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Deeper Nets have strong unit off the bench

Trevor Booker of the  Nets poses for a

Trevor Booker of the  Nets poses for a portrait during Media Day at the Hospital for Special Surgery Training Center on Sept. 25, 2017. Credit: Kathleen Malone-Van Dyke

If the Nets have shown one impressive asset during the preseason, it has been their improved depth and talent level thanks largely to the additions of D’Angelo Russell, DeMarre Carroll and Allen Crabbe on the perimeter. The practical effect this season is that coach Kenny Atkinson can play two-platoon basketball because his bench is so strong.

For most of the preseason, Atkinson went with a second unit of Spencer Dinwiddie and Caris LeVert at the guard spots, forwards Trevor Booker and Crabbe and Quincy Acy as an undersized center who can stretch the floor with his three-point shooting. When Acy comes off the floor, Booker can move to center with wings Joe Harris or Sean Kilpatrick entering for even more scoring.

“With the bench, we’re going to come in and keep the ball moving, play at a high level, run up and down,” Booker said recently. “I feel like that second unit could easily be the starting unit. We’re going to pick up where the first unit left off.”

In three preseason wins, the Nets’ bench averaged 61.0 points, outscored the opposing bench and helped build double-digit leads in the first half. Booker, LeVert and Dinwiddie all got extensive starting experience last year but have thrived in roles with the second unit.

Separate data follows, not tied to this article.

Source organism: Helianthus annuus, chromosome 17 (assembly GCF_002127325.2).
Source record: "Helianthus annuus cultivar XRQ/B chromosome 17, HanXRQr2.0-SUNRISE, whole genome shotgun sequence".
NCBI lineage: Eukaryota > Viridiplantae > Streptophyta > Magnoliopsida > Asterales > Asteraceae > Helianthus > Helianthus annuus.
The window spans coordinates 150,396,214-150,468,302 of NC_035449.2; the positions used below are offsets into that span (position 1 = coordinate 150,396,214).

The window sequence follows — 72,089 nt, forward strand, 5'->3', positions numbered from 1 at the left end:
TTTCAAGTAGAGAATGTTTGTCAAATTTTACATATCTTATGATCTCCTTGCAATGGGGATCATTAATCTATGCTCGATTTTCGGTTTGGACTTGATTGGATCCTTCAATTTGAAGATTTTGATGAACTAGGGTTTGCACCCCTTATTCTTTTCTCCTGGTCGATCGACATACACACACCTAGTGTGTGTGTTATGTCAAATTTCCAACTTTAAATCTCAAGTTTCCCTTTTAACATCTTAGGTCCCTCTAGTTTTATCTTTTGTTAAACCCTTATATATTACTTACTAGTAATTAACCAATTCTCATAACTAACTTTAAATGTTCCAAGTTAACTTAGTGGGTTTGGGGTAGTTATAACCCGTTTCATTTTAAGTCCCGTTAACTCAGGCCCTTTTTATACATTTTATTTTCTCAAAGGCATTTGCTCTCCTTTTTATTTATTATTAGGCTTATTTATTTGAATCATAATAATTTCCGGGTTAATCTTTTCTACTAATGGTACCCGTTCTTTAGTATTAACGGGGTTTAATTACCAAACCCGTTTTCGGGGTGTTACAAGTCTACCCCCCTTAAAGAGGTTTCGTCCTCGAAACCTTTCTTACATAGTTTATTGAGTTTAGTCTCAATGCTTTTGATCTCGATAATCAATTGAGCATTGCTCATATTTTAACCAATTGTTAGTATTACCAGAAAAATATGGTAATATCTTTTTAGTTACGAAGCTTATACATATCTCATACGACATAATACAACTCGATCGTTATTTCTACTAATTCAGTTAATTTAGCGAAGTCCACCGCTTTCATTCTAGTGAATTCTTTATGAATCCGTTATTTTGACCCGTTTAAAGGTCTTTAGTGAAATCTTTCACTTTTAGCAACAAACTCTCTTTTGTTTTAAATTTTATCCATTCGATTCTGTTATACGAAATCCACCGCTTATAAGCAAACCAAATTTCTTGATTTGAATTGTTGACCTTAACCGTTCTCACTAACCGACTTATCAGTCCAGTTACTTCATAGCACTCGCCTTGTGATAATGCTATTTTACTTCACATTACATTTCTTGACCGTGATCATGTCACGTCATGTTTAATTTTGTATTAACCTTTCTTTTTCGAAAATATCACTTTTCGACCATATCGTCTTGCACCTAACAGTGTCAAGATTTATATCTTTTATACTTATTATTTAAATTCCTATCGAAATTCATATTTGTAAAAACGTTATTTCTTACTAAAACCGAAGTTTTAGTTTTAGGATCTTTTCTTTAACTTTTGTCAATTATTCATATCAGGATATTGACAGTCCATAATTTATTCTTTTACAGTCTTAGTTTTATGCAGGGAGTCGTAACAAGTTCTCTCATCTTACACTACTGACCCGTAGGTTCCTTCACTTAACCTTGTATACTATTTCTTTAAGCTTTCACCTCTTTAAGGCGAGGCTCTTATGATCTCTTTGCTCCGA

“I just feel like I’ve got to make an impact,” Booker said. “If I’m playing with a lot of energy and locking up [on defense] and getting deflections, my teammates feed off it, and we really start to go on runs. That’s something I really take pride in.”

Atkinson prefers to manage playing time for his starters to avoid wearing them out. That creates more time for his reserves, and it keeps his players fresh enough to play at the NBA’s fastest pace on offense while also sustaining a strong effort on defense.

Last season, Atkinson didn’t worry much about offensive rebounding because it was more important to get back in transition defense. But the Nets have mobile big men this season, and the coach plans to allow them to go harder to the offensive boards.

“Last year, we had one, two and three get back when the shot is taken,” Booker explained. “This year, he’s giving everybody the freedom to hit the glass if you’re in the right vicinity. He’s made an emphasis on hitting the glass pretty hard and getting an extra possession.”

The result in the preseason was a strong defensive showing and improved rebounding in their three wins. The trick is to build on those assets when the regular season begins Wednesday night at Indiana.

“We’re very optimistic,” Booker said. “We see the work we’ve put in, and we see the potential on this team and how much talent we have and how hard we play. We’re pretty excited.”

New York Sports